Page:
Two people have died as storms sweep across the UK.
A man's body was pulled from the River Rothay in Cumbria by rescuers searching for a man who had been seen falling in.
In Gwynedd, north-west Wales, a woman's body was found in a stream in full flow near her house.
The deaths come as gale-force winds and heavy rain hit the Christmas getaway for road, rail, air and sea passengers. Fallen overhead power lines left thousands without electricity.
'Excess of water'
Meanwhile, among those affected by the severe weather conditions:
- As many as 27,000 customers were left without electricity in southern England, Southern Electric said, with 13,000 in and around Aldershot alone. Others were without power in Oxford, Poole in Dorset, and Petersfield in Hampshire
- Some 3,000 Western Power Distribution customers in Cornwall and a further 2,000 in other parts of the South West were left without electricity. Some 800 were still without power on Monday evening.
- The Environment Agency issued a severe flood warning - meaning "danger to life" - in Weymouth, Dorset, where the public were advised to avoid the "extremely dangerous" Preston Beach area.
- Gusts of 87mph were recorded at Capel Curig in Conwy, North Wales, and disruption has been caused across Wales
- Northern Ireland will face some of the worst weather in the UK on Christmas Eve, with warnings of winds of up to 90mph
- UK High Streets reported a 6% fall in shopper numbers on last year
Insp Chris Wright, of Cumbria Police, said rivers in the county were "suffering an excess of water" because of the rain.
The search of the River Rothay began when a member of the public saw someone fall into the water at 14:25 GMT, and the man's body was found about an hour later. He has not yet been identified.
Insp Wright said: "It would be fair to say that the river in its current state did not assist the rescue operation. It was fast flowing, and a lot more water than normal, so yes it's fair to say that the weather contributed to the problem."
In a separate incident, police in Bethesda, Gwynedd, are investigating the death of a woman whose body was recovered in water 50m from her house. It was thought the woman had left her house to check a water supply.
"It's a small stream that runs off the mountain - about half a metre wide and three-quarters of a metre deep - but it was in full flow," Paul Smith from the Ogwen Valley Mountain Rescue Team told BBC Wales.
The Met Office has amber "be prepared" alerts for rain in Wales, south-west England and London, and south-east England for Monday evening and Christmas Eve morning.
And it has amber warnings for wind for parts of the UK on Christmas Eve, including Northern Ireland, east England, and London and south-east England.
The Met Office has upgraded its warnings for high winds across large areas of northern and western Scotland.
Amber weather warnings now cover the Inner and Outer Hebrides, the north-west Highlands, Argyll and Bute, Orkney and Shetland.
BBC forecaster Peter Gibbs warned winds of 80mph would hit the south coast on Tuesday, while 70mph gusts were expected inland.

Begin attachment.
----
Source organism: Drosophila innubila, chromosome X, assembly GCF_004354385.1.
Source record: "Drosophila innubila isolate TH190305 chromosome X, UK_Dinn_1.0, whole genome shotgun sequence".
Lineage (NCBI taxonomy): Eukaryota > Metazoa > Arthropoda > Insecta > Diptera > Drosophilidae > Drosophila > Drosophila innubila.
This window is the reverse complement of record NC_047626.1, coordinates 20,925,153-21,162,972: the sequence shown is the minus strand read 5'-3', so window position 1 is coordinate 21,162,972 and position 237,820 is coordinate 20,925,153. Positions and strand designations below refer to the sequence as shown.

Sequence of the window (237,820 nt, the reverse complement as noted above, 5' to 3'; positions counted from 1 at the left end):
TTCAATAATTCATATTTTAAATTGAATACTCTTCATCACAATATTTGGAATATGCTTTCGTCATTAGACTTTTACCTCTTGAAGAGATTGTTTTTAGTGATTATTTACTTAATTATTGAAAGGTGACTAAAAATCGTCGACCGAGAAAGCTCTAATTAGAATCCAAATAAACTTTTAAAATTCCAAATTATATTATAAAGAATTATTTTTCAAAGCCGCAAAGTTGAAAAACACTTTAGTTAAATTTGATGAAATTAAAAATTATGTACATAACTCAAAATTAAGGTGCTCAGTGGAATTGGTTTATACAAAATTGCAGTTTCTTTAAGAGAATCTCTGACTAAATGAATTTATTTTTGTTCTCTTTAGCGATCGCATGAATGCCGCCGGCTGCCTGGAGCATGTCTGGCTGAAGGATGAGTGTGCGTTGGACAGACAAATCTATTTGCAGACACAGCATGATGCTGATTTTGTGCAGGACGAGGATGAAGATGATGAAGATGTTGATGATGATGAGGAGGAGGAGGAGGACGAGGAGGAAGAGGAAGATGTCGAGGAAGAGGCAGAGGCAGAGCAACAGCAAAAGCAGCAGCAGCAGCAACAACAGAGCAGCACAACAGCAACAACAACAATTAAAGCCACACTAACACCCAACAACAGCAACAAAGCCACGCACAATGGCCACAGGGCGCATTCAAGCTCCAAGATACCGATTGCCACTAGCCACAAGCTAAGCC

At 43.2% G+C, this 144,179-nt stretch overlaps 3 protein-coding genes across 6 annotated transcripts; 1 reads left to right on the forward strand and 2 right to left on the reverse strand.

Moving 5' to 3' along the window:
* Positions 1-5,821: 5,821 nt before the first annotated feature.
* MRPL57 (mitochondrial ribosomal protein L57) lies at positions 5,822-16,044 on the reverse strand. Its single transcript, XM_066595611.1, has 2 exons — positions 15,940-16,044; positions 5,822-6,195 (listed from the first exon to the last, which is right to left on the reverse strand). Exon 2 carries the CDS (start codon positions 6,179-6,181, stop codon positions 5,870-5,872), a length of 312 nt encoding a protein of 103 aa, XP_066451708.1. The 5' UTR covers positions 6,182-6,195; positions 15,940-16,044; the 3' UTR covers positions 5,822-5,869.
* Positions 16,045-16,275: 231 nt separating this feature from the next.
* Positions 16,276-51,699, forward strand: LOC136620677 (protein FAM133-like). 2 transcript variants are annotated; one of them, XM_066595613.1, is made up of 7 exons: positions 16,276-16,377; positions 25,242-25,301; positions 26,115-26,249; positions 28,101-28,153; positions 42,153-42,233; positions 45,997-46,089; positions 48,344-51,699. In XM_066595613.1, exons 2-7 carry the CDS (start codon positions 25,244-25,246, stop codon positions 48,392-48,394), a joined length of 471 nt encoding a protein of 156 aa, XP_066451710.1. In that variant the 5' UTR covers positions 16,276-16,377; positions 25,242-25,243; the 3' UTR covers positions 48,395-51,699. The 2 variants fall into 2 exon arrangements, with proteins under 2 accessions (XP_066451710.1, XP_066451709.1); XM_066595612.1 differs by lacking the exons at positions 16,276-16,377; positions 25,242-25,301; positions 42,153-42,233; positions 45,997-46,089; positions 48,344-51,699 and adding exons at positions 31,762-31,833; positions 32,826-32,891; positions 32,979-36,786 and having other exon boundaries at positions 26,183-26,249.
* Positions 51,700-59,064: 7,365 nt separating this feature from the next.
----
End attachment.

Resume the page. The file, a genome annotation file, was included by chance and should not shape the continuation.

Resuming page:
He said the worst weather on Tuesday would be in Scotland and Northern Ireland while more bad weather was on the way for Thursday and Friday.
"People might get there for Christmas, but they might have problems getting back later in the week," he added.
By Monday evening the wind had brought down more than 80 trees on train lines, Network Rail said, while mud-slides and flooding also caused delays.
Staff had had to clear trampolines and sheds from the lines, the rail company added.
Dozens of train operators across England, Wales and Scotland have delayed or cancelled services after speed restrictions were imposed on many routes, and many services were finishing earlier than normal.
Passengers were urged to travel as early as possible and advised to check the National Rail Enquiries website or speak to their train company.
Some routes would start up "a little later than usual" on Christmas Eve, said Network Rail's Robin Gisby.
Ferry services were also disrupted. On a ferry crossing from Portsmouth to Bilbao a passenger had to be airlifted from the ship after falling and injuring their neck.
"A lot of us thought the ferry was going over," Catriona Koris told the BBC from onboard.
The captain had anchored off France while carrier company Brittany Ferries cancelled its Portsmouth to Caen and Plymouth to Roscoff crossings, a spokesman said.
Passengers have reported lengthy delays to flights at Heathrow.
One said: "Sat on our plane at Heathrow awaiting a potential departure time. Three flights have taken off in the last hour and there is a queue of 30. Not optimistic of making our respective destinations for Christmas Day."
Another said: "Plane has left the gate and we are sitting waiting for the tower to allow us to move. Going to be a long night on the tarmac at Heathrow."
The Environment Agency issued flood warnings across much of England and Wales, as well as the severe warning in Weymouth.
By Monday afternoon there were more than 70 flood warnings, indicating that immediate action is required, for south-west England, and others in the north-west, north-east and Anglian areas.
The agency warned people not to try to drive through floodwater.
It warned that driving into just 30cm of water was enough to carry a car away, and advised people to heed warnings and move valuables upstairs if living in a "flood risk" area.